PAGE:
The impoverishment of Serbia
Königstein/Montreal – March 24, 2015. “Serbia has visibly become poor. For this reason, many have also given up hope. The 40 to 50-year-olds are now leaving, people in their prime.” The Catholic bishop of Zrenjanin, Ladislav Nemet, used these words to describe the current situation in Serbia during a visit to the international Catholic pastoral charity Aid to the Church in Need (ACN).
Bishop Nemet also said, “Waging war costs a great deal; however, being bombed even more. Years of international sanctions and the damage inflicted by the NATO bombing in 1999, which has yet to be repaired, have been very hard on the economic basis, especially on industry and the transportation infrastructure. Serbia has been thrown back at least 50 years.”
The Church feels the effects of emigration
According to the bishop, the first wave of emigration hit the south-eastern European country in 1991. At that time, those leaving were primarily young Serbs who did not want to fight in the war. The second wave was triggered by the bombing in 1999. According to a 2011 Census, Serbia currently should have 7.16 million inhabitants. The World Bank estimates that the country has lost approximately 300,000 inhabitants over the last ten years.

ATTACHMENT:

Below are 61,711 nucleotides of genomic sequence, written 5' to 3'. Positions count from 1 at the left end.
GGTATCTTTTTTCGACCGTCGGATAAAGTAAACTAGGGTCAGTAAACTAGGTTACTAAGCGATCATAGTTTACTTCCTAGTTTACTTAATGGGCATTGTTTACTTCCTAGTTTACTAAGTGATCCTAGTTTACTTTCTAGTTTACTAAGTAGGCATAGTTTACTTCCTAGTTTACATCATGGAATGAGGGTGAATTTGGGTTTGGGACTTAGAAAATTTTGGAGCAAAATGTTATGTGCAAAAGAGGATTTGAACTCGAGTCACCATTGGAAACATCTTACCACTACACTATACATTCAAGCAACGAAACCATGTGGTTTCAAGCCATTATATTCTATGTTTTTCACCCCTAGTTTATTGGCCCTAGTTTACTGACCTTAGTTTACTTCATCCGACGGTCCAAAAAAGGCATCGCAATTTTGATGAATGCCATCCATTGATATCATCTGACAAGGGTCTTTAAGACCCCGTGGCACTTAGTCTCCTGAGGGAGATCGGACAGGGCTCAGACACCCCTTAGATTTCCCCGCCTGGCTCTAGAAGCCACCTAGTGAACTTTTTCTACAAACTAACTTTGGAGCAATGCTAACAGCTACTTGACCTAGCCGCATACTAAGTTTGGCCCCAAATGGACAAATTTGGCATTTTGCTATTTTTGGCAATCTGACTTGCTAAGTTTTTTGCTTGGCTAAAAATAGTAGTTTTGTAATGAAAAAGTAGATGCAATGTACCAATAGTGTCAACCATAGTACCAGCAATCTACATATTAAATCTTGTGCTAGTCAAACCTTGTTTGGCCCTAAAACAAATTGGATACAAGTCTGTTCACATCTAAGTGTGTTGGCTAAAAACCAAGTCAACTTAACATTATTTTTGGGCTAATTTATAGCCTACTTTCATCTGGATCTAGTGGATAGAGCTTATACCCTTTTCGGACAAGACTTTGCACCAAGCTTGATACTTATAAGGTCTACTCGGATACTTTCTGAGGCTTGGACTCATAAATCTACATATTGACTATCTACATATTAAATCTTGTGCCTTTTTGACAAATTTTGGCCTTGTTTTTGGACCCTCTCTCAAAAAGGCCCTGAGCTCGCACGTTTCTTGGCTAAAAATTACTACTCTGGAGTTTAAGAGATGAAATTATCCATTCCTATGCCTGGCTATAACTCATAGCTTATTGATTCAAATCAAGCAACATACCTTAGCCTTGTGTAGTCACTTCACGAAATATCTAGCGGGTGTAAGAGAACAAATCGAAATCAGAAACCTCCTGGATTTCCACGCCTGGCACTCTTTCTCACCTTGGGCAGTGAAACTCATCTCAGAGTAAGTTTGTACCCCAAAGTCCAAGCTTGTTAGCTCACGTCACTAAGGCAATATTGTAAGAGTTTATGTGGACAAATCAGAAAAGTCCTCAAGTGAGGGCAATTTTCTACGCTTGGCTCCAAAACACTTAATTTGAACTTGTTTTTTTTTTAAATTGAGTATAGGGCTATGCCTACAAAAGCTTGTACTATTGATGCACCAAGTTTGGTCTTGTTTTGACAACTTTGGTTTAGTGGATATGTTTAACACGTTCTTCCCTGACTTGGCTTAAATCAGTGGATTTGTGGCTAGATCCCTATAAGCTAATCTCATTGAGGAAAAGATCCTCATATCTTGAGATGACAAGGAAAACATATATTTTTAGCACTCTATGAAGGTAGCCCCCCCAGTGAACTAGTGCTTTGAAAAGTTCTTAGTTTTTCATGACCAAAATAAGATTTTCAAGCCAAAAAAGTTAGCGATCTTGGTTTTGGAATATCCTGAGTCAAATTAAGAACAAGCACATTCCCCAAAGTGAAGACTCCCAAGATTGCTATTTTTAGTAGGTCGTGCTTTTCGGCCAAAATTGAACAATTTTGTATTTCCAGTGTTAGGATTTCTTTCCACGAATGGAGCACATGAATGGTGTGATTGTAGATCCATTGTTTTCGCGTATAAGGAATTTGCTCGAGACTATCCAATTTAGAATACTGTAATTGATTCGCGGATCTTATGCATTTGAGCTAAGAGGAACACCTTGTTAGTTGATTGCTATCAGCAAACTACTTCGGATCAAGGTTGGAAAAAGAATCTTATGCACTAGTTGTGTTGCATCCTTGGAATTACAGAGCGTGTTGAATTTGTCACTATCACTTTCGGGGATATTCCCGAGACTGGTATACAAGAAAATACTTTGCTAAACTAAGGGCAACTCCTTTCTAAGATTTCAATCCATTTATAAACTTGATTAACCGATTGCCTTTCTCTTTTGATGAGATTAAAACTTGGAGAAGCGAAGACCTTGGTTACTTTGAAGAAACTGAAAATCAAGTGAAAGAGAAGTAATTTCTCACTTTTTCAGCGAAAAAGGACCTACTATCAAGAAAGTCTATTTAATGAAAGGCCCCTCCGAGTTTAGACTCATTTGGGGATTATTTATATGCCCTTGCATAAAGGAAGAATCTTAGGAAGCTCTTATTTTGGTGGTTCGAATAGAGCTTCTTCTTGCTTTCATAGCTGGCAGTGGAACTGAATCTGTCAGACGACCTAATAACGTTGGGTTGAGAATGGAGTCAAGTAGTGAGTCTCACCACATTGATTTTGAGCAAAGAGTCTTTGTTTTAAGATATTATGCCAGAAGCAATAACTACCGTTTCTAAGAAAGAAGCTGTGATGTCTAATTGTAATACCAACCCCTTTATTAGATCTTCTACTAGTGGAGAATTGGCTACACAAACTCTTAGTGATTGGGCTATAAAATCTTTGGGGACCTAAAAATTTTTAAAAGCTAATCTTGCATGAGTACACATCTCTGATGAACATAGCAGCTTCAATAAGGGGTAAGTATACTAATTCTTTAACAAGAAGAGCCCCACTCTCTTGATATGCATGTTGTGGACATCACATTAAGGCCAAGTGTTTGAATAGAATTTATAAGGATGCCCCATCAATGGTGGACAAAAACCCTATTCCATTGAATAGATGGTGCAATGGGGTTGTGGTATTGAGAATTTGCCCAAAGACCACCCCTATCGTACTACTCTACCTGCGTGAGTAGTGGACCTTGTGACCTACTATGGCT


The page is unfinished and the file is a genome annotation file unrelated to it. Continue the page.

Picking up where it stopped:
The Church has also felt the effects of emigration Greek Catholic Church. Bishop Nemet commented, “Today, the diocese of Zrenjanin in Vojvodina in the northern part of Serbia has approximately 65,000 believers. In 1991, there were still 99,000.” Because many believers in Vojvodina have Hungarian, Romanian, Croatian or German roots, moving to one of the countries of the European Union is comparatively easy. According to the bishop, most of the Serbs move to Austria, Germany or the United States. Thus, Chicago is “already considered the second largest Serbian community after Belgrade.”
ACN has been supporting the pastoral work of the Catholic as well as the Greek Catholic Church in all five Serbian dioceses giving pastoral care following the diaspora – for years. In 2014, the aid was primarily used for pastoral programs to help children and adolescents; renovation as well as construction projects were also supported along with help to avoid damage from flooding. Mass Offerings were given to secure the livelihood of pastors, as were the acquisition of automobiles to carry out pastoral care in diaspora regions.